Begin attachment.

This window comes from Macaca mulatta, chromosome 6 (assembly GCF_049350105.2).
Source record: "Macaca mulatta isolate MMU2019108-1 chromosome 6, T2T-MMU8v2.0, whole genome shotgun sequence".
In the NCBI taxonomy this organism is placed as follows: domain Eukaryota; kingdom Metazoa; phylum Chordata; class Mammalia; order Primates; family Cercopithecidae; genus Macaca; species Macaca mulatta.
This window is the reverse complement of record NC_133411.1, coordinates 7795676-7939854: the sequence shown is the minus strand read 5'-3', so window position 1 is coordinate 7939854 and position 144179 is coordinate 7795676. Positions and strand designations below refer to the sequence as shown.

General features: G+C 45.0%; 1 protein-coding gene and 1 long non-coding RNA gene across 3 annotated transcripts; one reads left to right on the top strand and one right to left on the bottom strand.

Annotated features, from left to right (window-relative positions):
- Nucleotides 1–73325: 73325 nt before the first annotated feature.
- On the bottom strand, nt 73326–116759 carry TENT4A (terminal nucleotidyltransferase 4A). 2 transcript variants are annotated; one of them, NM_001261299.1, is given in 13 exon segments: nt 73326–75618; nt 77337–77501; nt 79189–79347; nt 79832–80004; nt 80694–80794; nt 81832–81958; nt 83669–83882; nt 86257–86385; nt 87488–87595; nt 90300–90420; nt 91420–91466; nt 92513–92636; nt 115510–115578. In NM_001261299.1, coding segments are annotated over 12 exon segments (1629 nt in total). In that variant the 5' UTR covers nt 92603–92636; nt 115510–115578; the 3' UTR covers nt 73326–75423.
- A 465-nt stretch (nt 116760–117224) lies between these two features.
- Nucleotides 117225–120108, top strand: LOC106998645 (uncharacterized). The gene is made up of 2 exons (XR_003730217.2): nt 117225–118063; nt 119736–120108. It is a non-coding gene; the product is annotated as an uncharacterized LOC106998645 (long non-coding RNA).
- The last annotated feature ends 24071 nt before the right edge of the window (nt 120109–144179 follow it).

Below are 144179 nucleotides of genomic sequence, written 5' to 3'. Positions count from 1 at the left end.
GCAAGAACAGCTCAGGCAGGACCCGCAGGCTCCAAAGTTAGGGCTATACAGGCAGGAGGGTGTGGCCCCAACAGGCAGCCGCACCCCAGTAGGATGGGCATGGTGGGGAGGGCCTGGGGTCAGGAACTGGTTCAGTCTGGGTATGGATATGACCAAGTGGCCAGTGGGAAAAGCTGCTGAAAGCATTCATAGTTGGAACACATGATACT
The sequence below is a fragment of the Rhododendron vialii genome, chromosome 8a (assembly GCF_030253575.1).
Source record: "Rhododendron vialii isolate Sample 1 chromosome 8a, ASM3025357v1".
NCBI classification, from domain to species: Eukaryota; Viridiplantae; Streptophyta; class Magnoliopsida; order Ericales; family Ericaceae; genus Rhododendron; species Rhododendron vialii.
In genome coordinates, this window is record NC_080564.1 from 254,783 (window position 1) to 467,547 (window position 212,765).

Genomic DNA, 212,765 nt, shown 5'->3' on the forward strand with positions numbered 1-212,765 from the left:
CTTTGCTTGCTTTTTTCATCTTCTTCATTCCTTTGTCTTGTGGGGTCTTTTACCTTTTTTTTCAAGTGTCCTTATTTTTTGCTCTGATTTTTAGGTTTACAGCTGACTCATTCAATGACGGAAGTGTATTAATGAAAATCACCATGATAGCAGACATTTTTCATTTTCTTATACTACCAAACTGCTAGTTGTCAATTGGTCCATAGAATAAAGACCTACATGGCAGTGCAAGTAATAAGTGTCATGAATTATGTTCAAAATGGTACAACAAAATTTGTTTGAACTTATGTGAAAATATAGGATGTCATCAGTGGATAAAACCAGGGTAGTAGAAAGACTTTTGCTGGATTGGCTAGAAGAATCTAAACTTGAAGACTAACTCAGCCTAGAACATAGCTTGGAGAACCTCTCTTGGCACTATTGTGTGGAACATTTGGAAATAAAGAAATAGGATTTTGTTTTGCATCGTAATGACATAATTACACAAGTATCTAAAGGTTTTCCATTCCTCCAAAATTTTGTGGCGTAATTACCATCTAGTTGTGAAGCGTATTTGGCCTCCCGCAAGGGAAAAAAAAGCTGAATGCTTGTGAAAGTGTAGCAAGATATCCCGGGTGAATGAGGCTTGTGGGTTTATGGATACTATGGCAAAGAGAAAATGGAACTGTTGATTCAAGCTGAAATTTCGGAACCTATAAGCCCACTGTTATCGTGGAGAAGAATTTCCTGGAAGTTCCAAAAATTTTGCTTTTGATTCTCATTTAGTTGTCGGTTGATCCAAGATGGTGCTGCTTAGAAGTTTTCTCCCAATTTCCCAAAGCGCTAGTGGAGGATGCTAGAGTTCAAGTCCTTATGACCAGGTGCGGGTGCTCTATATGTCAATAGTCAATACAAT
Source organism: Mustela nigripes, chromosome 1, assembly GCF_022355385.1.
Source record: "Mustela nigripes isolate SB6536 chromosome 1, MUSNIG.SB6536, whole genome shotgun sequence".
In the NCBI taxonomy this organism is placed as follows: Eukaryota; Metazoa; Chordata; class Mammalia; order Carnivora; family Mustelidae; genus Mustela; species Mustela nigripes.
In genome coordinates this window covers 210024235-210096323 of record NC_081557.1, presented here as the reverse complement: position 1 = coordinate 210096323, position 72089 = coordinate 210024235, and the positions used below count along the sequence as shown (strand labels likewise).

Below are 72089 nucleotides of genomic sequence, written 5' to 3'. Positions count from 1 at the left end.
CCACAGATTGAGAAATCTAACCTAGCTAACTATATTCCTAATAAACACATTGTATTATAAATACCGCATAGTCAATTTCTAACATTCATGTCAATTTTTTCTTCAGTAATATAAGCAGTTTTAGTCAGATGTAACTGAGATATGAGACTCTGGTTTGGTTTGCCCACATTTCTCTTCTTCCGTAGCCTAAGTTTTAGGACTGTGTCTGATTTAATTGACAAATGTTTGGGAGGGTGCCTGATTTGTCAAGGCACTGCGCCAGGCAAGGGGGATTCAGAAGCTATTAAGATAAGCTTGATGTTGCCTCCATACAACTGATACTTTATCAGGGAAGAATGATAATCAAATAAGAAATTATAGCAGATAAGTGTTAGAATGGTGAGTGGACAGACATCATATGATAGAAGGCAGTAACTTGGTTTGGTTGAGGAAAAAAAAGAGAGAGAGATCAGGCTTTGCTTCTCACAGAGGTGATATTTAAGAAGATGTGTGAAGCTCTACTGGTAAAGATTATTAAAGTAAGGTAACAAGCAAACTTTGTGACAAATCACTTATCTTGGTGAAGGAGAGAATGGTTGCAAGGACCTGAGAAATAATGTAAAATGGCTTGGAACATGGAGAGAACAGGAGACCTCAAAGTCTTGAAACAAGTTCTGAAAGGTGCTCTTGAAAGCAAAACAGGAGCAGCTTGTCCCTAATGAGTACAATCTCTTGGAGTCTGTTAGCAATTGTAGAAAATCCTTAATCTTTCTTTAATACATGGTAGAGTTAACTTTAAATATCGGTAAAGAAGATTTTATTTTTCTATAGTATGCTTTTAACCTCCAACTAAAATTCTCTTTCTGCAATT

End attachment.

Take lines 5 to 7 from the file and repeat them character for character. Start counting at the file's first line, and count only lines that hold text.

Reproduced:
General features: G+C 45.0%; 1 protein-coding gene and 1 long non-coding RNA gene across 3 annotated transcripts; one reads left to right on the top strand and one right to left on the bottom strand.

Annotated features, from left to right (window-relative positions):
- Nucleotides 1–73325: 73325 nt before the first annotated feature.